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I recently started moving my application from using sqlite to Oracle and began experiencing the following issue:

With rails 3.2.13, Oracle 11.2.0.3.0 and activerecord-oracle_enhanced-adapter (1.4.2), I have the following in my controller:

def show
    if params.has_key?('user_id')
      @user = User.find(params[:user_id])
    else
      @user = current_user
    end
    @user_id = @user.id

    @activity_date = Date.parse(params[:id])
    #@activity_date = Activity.all.first.activity_date

    @activities = Activity.where("user_id = ? AND activity_date = ?", @user.id, @activity_date)
    logger.warn "----- count is #{@activities.count} ------"
return
  • The application finds exactly 0 records (as per the logger output and with the appropriate values for @user and @activity_date).

  • development.log reports the generated query as:

    SELECT COUNT(*) FROM "ACTIVITIES" WHERE (user_id = 10594 AND to_date(activity_date) = TO_DATE('2013-06-05','YYYY-MM-DD HH24:MI:SS'))

and if I run this query from SQL*Plus, I get exactly 4 records - which I am expecting. - so it appears there is a discrepancy between the results returned by AR and the results returned by the query AR is reporting to my log.

  • further, if I muck around and manually set the date before the where call with something like

    @activity_date = Activity.all.first.activity_date

where the first activity date happens to be the "correct" activity date, Rails returns all 4 rows, so the console and app are pointing to the same database.

As far as I can tell:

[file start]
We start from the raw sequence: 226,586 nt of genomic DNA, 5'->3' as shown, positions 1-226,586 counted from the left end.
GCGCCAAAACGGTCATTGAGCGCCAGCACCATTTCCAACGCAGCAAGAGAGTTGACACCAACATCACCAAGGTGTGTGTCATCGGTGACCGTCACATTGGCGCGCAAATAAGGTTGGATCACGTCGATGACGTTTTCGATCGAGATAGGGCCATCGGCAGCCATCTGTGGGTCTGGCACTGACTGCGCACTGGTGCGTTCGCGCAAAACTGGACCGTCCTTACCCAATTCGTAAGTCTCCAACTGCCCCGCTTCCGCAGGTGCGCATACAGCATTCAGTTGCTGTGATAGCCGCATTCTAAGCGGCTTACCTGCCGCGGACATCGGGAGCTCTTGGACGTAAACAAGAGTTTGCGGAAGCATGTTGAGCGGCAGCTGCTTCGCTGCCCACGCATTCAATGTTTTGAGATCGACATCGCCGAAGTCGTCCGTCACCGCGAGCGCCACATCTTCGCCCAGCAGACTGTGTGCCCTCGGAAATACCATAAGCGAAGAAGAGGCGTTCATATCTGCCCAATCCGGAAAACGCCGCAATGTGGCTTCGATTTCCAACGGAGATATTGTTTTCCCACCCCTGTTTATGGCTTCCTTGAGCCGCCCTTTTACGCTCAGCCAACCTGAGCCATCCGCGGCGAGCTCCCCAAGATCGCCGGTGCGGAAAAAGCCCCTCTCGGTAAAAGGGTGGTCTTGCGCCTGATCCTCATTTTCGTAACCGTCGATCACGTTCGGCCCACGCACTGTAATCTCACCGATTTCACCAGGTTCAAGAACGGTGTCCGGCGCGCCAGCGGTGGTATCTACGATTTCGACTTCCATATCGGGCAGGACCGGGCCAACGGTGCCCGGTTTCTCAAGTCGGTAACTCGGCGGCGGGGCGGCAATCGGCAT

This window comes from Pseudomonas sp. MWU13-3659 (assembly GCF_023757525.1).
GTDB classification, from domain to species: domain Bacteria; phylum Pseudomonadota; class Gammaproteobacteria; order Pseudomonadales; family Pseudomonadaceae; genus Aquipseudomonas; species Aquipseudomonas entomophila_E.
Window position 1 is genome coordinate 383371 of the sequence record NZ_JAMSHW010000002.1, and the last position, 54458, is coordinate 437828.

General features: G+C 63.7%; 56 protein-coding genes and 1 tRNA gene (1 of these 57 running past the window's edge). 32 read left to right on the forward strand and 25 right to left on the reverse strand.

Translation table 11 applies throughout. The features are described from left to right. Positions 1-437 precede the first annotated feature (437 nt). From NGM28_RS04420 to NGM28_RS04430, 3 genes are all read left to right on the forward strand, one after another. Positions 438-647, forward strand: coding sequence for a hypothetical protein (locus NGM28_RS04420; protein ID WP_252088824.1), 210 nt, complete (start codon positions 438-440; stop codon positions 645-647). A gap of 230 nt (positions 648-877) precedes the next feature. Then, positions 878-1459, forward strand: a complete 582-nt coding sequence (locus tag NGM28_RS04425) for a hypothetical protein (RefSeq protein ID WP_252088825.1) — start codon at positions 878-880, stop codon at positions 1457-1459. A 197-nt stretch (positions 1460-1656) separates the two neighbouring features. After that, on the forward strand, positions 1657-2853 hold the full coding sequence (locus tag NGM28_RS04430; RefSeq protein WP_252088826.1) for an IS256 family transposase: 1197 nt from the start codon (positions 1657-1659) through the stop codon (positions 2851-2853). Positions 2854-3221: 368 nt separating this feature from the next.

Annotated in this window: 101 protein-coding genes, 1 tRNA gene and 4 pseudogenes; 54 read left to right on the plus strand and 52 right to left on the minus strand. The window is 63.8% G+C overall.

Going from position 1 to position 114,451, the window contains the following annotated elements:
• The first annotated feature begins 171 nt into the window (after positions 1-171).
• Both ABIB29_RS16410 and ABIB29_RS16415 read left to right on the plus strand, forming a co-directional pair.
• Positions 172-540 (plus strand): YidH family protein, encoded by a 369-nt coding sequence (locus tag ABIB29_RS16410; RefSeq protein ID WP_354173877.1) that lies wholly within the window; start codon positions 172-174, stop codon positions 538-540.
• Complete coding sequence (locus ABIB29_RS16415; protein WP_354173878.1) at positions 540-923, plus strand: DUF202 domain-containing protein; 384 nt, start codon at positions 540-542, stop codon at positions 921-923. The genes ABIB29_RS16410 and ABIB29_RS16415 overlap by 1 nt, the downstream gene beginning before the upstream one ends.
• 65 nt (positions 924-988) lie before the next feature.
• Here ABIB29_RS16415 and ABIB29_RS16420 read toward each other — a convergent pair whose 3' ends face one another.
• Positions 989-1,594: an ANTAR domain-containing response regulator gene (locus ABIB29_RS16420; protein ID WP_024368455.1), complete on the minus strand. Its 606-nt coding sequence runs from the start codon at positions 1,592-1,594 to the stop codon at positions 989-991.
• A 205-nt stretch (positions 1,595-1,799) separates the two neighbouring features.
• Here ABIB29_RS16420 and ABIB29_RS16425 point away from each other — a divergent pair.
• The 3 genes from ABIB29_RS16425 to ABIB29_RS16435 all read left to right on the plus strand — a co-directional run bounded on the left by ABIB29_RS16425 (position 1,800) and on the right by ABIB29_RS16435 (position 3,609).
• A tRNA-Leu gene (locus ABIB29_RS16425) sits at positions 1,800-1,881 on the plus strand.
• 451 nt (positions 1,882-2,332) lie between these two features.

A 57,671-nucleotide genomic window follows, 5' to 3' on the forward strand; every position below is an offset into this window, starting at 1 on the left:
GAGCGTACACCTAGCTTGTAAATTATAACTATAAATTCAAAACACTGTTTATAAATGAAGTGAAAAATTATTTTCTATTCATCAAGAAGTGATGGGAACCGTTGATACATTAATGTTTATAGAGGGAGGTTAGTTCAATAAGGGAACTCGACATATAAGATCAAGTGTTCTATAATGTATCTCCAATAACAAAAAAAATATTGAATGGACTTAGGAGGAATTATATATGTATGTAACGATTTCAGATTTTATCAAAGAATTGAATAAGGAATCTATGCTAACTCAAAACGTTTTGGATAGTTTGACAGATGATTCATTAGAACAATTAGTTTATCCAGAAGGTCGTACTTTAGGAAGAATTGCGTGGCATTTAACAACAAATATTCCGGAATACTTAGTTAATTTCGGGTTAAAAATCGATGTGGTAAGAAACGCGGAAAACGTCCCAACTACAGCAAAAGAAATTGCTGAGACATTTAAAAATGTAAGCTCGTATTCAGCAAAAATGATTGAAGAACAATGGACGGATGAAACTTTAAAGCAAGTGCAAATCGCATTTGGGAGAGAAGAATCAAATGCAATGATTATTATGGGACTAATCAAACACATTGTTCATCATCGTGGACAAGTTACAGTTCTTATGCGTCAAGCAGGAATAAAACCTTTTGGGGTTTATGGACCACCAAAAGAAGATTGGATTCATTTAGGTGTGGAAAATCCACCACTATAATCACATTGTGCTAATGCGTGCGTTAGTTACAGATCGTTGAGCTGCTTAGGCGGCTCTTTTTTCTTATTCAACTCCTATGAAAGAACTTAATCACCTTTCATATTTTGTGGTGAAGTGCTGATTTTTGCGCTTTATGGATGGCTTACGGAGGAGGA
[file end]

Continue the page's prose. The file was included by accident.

• Rails is generating a valid query, so the values going into the .where method are OK
  • said query returns the "right" number of results, *when run from SQL*Plus*
  • the console and the application are pointing to the same databases
  • but Rails seems to be "seeing" the wrong number of results.

What's going on ? I'm running out of hair to pull out.

EDIT Removed TO_DATE call around activity_date placeholder as per David Aldridge's suggestion below; still don't get the right result set. EDIT As per David's suggestion:

 @user_id=10594
 @activity_date=Date.parse('2013-06-13')

####### **Returned wrong set of results**
####### Note class of @activity_date is Date
    bundler-0.9.24 :083 > @activity_date.class
    => Date 

    bundler-0.9.24 :084 > Activity.where("user_id = ? AND activity_date = ?", @userid, @activity_date).explain
      Activity Load (1.8ms)  SELECT "ACTIVITIES".* FROM "ACTIVITIES" WHERE (user_id = NULL AND activity_date = TO_DATE('2013-06-13','YYYY-MM-DD HH24:MI:SS'))
      EXPLAIN (7.8ms)  EXPLAIN PLAN FOR SELECT "ACTIVITIES".* FROM "ACTIVITIES" WHERE (user_id = NULL AND activity_date = TO_DATE('2013-06-13','YYYY-MM-DD HH24:MI:SS'))

####### **Returned right set of results**
    bundler-0.9.24 :089 > @activity_date=Activity.all.first.activity_date
      Activity Load (1.5ms)  SELECT "ACTIVITIES".* FROM "ACTIVITIES" 
    => Wed, 05 Jun 2013 04:00:00 UTC +00:00 

#### Note class of @activity_date is different from above**

    bundler-0.9.24 :090 > @activity_date.class
    => ActiveSupport::TimeWithZone 
    bundler-0.9.24 :091 > Activity.where("user_id = ? AND activity_date = ?", @userid, @activity_date).explain
**And note generated query includes a time specification whereas previous query did not**
      Activity Load (2.7ms)  SELECT "ACTIVITIES".* FROM "ACTIVITIES" WHERE (user_id = NULL AND activity_date = TO_DATE('2013-06-05 04:00:00','YYYY-MM-DD HH24:MI:SS'))